Mario Voigt can be satisfied. The assumption that he would be defeated by AfD man Björn Höcke in a speech duel proved to be wrong on Thursday evening. On the contrary: Voigt seemed confident and well prepared, while Höcke appeared nervous and not very confident for long stretches. As the show progressed, Voigt became stronger, while Höcke became weaker, also because the moderators asked him more decisively. He was obviously keen to appear as a moderate politician.

Markus Wehner

Political correspondent for Saxony and Thuringia based in Erfurt.

Voigt said he would have expected Höcke to have the “guts” to stand by his theses. But Höcke didn't even think about it. When it came to the term remigration, i.e. the return of millions of people from Germany propagated by the AfD, Höcke came up with a completely new definition: He used the term to refer to the one and a half million Germans who had emigrated in recent years come back to Germany, so they should remigrate.

It's a lot about migration

The discussion began with the topic of the European Union. Leaving the EU would be a catastrophe for Germany, said Voigt. He accused Höcke of plunging Germany into an economic catastrophe with the Dexit demanded by the AfD. Höcke, on the other hand, referred to the EU's climate policy and its “hysterical fight” against the internal combustion engine and diesel. It was clear that Voigt doesn't feel very comfortable here.

Höcke was also able to make a few points on the subject of migration when he discussed the policies of CDU Chancellor Angela Merkel. “You have led the country to the edge of the abyss with your migration policy,” he accused Voigt. Now the message to the world must be that the “German World Social Office” is closed. Voigt campaigned for decisive action against illegal migration. At the same time, he said that there is an urgent need for labor migration in Thuringia and Germany: every fourth doctor in Thuringia's clinics comes from abroad. But if a “Reich Chancellor Höcke” were to rule, then none of them would want to come anymore, said Voigt. He usually smiles without skimping on polemical formulations.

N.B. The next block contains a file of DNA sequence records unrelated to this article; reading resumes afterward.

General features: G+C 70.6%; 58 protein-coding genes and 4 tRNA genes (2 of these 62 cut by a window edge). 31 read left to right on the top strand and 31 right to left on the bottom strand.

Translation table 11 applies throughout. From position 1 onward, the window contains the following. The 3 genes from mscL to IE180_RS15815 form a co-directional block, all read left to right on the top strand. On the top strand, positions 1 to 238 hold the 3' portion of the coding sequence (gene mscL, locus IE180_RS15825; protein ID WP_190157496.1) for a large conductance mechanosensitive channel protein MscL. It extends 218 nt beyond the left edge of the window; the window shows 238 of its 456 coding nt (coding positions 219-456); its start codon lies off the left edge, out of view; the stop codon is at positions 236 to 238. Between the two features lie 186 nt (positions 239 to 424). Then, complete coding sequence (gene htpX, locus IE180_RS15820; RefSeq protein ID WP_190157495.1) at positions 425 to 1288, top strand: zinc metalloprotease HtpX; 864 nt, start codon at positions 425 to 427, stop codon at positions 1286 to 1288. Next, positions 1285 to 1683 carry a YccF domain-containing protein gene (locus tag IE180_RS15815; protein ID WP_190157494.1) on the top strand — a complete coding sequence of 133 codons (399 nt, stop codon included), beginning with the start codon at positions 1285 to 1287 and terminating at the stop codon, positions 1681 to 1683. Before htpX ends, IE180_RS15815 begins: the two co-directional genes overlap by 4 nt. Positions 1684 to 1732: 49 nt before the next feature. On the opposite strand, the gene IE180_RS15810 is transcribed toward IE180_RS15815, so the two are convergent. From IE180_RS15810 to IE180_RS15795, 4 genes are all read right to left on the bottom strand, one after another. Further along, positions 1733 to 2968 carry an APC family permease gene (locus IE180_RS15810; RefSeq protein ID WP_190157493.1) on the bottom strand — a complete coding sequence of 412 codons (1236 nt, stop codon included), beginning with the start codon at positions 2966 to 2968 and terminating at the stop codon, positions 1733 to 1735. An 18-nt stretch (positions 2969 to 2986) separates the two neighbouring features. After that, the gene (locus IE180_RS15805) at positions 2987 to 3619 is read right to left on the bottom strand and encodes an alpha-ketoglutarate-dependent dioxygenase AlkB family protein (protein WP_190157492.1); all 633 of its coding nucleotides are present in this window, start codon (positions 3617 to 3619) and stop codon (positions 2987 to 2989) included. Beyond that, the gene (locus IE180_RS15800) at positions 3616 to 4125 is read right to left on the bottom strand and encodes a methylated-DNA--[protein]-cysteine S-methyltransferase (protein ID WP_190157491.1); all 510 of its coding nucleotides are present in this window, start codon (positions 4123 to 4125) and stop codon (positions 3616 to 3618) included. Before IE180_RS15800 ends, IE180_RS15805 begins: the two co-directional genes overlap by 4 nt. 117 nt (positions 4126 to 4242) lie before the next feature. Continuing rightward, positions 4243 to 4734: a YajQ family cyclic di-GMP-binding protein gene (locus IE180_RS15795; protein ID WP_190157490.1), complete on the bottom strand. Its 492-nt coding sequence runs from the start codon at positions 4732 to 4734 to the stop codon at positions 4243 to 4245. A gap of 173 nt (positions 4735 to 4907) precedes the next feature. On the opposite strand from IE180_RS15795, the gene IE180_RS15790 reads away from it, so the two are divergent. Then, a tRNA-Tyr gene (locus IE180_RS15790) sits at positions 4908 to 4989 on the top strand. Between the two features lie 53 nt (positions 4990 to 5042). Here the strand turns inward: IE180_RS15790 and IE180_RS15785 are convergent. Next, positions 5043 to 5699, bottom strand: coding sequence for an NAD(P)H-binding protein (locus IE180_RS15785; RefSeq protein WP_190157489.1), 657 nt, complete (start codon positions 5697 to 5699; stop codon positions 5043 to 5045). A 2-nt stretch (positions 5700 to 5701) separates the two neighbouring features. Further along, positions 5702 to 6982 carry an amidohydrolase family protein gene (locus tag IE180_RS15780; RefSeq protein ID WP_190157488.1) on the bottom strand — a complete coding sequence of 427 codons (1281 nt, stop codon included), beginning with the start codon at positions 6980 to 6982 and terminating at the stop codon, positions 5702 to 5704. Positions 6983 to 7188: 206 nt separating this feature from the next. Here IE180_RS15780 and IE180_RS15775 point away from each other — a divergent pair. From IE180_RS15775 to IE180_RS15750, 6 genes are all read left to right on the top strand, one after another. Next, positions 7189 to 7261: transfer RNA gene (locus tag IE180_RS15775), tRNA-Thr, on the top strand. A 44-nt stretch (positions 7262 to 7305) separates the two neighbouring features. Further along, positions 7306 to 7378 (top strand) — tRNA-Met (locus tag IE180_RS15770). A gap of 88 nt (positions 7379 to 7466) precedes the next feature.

Voigt claimed that Thuringian local politicians were the first to introduce a payment card and a work requirement for asylum seekers, while the AfD district administrator in Sonneberg did nothing of the sort. The AfD puffs out its cheeks, but does nothing. Höcke said he does not reject workers from abroad. But for him it is more important that Germans have more children again. This must be encouraged.

Voigt accused Höcke of wanting to expel 20 to 30 percent of the population from Germany, including Germans. The CDU values ​​every person in their dignity. But Höcke wanted everyone out of Germany who didn't suit him: “At some point it's the people who wear glasses.” Höcke replied that Voigt had misunderstood his statements.

Höcke has gaps in his memory

When it came to the SPD politician and Bundestag Vice President Aydan Özoguz, whose expulsion Höcke had indirectly called for in his book published in 2018, Höcke did not want to remember. When asked if he would request it again today, he said the book was already six years old. He had to read the passage again himself. “What was her name again?” continued Höcke. “I no longer have the lady on my radar.” That seemed embarrassing.

At the end of the discussion it was also about German culture of remembrance. The duel took place on the day of the liberation of the Buchenwald concentration camp. Voigt said he would attend the memorial service there on Sunday. He is of the opinion that someone like Höcke, who is banned from the memorial, should not be allowed to become Prime Minister in Thuringia. Höcke replied that he and his party friends were banned from entering the building there, which was a sign of how bad freedom of expression was. He is in favor of a “vital culture of remembrance”, and for this the positive aspects of history must be put at the center. Voigt recalled that Höcke said in an interview that the big problem was “that Hitler was portrayed as absolute evil.” “We Germans live a modern patriotism, people don’t want your bogus statements,” said Voigt.

Höcke even claimed that he did not know that the phrase “Everything for Germany” was banned when he used it in a campaign speech. That is a “common saying”. That seemed unbelievable, and not just because Höcke was a history teacher at the high school. In the end, he said that his hand was extended further when it came to a civil coalition with the CDU. Voigt rejected this: “You are not bourgeois, you are ethnic.”